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ORIGINAL ARTICLE
Year : 2019  |  Volume : 17  |  Issue : 1  |  Page : 8-11

Magnesium deficiency in hospitalized patients with hypokalemia


1 Department of Chemical Pathology, Gombe State University, Gombe, Nigeria
2 Department of Internal Medicine, Federal Teaching Hospital, Gombe, Nigeria
3 Department of Human Physiology, Gombe State University, Gombe, Nigeria

Date of Web Publication14-Jan-2019

Correspondence Address:
Abdullahi Mohammed
Department of Chemical Pathology, College of Medical Sciences, Gombe State University/Federal Teaching Hospital, Gombe
Nigeria
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Source of Support: None, Conflict of Interest: None


DOI: 10.4103/NJGP.NJGP_12_18

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  Abstract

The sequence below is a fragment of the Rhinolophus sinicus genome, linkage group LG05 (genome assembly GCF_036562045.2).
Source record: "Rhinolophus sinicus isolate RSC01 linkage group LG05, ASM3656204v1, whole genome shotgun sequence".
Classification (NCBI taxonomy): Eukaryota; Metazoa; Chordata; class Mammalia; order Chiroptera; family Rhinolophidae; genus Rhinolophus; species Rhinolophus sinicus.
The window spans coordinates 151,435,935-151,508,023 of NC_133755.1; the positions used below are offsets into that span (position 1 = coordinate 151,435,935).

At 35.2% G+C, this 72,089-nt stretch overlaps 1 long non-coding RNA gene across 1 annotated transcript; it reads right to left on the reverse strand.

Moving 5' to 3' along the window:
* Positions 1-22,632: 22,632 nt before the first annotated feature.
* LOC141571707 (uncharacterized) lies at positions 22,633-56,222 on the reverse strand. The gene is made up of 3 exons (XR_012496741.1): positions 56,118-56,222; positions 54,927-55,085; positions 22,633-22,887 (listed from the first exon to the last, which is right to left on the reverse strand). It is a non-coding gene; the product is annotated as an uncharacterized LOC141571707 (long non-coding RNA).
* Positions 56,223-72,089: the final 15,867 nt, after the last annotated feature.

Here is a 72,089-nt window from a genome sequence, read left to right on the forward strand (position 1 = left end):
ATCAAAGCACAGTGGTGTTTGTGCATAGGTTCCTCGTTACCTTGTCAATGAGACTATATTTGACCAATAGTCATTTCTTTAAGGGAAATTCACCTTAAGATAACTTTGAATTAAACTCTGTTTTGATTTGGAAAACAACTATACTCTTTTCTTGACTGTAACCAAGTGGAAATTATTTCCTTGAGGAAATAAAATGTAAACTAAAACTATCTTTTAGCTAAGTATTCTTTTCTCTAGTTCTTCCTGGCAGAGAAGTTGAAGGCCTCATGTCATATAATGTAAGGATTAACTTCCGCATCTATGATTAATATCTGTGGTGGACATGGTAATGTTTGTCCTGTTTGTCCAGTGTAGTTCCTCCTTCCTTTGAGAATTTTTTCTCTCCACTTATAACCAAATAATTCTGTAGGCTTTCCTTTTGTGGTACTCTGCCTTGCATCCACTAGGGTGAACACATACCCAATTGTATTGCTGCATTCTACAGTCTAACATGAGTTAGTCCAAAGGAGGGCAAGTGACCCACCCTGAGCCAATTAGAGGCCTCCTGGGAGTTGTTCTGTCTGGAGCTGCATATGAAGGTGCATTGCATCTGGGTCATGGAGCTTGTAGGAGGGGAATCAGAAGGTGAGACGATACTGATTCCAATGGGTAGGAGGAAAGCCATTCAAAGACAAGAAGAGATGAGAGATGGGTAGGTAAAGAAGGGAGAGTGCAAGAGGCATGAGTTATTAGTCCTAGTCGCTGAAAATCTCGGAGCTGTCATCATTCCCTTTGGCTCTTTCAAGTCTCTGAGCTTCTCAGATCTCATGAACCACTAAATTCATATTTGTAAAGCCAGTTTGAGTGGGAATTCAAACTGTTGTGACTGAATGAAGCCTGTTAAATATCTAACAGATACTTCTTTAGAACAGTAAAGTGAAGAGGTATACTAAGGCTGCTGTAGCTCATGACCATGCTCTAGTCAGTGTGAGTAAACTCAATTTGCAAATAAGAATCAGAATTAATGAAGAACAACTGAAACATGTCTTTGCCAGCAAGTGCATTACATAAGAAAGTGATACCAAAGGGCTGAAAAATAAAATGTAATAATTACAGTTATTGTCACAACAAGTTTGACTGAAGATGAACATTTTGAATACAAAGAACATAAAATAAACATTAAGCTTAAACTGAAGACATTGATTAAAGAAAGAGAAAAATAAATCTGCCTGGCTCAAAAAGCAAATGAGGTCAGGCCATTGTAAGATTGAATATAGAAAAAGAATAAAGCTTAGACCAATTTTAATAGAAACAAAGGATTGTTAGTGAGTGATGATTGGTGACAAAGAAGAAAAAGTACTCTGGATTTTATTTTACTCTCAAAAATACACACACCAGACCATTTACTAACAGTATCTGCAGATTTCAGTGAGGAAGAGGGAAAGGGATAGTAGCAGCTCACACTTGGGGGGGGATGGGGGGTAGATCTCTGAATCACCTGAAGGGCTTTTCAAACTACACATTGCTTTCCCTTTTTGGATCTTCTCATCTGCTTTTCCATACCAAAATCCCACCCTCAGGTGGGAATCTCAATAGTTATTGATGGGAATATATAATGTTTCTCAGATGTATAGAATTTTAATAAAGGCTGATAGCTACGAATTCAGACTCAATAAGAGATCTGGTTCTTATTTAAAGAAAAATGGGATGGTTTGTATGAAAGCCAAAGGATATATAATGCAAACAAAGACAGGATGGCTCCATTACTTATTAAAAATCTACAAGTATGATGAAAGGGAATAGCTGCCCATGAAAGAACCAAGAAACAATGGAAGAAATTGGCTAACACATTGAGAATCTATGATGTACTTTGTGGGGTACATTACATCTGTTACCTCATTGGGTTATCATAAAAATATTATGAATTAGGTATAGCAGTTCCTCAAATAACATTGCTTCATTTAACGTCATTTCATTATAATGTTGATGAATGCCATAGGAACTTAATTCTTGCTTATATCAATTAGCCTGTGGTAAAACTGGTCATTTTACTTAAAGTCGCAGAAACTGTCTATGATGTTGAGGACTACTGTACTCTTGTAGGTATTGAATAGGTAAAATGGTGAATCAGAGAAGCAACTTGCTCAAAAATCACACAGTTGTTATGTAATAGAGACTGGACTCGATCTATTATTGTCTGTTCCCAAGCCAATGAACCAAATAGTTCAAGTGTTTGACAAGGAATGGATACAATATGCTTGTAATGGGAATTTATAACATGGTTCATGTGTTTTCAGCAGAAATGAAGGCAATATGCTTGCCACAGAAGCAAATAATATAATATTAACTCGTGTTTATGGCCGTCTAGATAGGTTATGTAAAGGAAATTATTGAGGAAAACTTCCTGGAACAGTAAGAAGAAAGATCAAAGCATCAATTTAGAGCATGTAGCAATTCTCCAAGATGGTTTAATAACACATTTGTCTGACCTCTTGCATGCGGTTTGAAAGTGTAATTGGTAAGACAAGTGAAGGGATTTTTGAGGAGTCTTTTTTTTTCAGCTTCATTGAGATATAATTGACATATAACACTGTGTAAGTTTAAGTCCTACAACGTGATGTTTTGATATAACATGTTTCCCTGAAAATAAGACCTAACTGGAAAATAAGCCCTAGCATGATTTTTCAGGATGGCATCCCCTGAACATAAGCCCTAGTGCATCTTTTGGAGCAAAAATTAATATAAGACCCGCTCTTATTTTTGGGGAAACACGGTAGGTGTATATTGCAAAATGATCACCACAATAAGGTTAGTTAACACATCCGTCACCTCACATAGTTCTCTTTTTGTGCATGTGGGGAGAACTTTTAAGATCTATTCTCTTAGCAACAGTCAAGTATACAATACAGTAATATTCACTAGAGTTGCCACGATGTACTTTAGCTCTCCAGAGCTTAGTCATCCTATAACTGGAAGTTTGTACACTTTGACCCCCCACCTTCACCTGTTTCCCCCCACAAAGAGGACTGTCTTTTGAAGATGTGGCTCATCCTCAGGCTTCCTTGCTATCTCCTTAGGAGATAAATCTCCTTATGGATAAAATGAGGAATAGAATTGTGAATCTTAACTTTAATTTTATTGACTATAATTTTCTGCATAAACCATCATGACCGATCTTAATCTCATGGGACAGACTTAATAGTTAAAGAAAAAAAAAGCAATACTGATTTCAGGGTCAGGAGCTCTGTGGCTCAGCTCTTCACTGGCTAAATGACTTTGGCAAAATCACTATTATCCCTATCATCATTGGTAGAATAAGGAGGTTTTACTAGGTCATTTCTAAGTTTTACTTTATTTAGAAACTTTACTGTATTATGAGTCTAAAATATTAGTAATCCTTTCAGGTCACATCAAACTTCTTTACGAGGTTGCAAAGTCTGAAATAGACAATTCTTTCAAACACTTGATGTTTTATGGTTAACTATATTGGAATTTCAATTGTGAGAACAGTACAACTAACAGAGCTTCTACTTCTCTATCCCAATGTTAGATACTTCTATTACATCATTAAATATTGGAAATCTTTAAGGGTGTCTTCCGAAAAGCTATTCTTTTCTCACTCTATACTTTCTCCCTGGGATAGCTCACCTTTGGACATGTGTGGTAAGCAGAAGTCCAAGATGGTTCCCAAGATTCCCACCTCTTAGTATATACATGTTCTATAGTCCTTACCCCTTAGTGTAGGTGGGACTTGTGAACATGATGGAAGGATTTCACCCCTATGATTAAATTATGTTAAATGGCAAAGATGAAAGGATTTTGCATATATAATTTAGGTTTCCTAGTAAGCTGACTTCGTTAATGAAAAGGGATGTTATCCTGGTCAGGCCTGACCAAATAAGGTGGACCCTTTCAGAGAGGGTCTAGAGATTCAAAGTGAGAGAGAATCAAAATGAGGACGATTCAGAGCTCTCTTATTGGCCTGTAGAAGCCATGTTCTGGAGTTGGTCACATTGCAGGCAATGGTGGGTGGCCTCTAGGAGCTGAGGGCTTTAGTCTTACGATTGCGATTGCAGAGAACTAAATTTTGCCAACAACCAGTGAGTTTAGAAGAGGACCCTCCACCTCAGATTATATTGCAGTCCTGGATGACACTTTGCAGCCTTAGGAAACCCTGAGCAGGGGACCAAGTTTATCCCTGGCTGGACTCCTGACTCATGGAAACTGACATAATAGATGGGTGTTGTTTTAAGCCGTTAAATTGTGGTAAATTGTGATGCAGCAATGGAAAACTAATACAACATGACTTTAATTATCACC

Background: When magnesium deficiency coexists with hypokalemia, it aggravates the hypokalemia, potentiates its adverse effects, and also renders it refractory to treatment. Despite the impact of magnesium deficiency on the clinical effects of hypokalemia, plasma magnesium is not routinely measured in patients with hypokalemia in our setting. Objectives: The objective of this study was to examine the frequency of hypomagnesemia among hospitalized patients with hypokalemia at a tertiary hospital in Northeastern Nigeria. Subjects and Methods: A cross-sectional analytical study carried out among 80 hospitalized patients (40 with hypokalemia and 40 with normal plasma potassium). Clinical details of the study individuals were obtained from hospital case notes. Plasma magnesium was measured, and the frequency of hypomagnesemia was compared between the two study groups. Results: The mean plasma magnesium was significantly lower in the hypokalemic group than in the normokalemic group (0.67 ± 0.05 vs. 0.81 ± 0.04 mmol/L, P < 0.05). The frequency of hypomagnesemia in the hypokalemic participants was higher than in normokalemic participants (52.5% vs. 22.5%). Hypomagnesemia was twice as likely to be found in the hypokalemic participants as in the normokalemic participants. Conclusions: Hypomagnesemia is common among hospitalized patients with hypokalemia in our setting. We recommend further studies, using larger sample size, which will identify clinical conditions that are frequently associated with the simultaneous occurrence of these two disturbances and determine the clinical value of routine measurement of magnesium in patients with hypokalemia in our setting.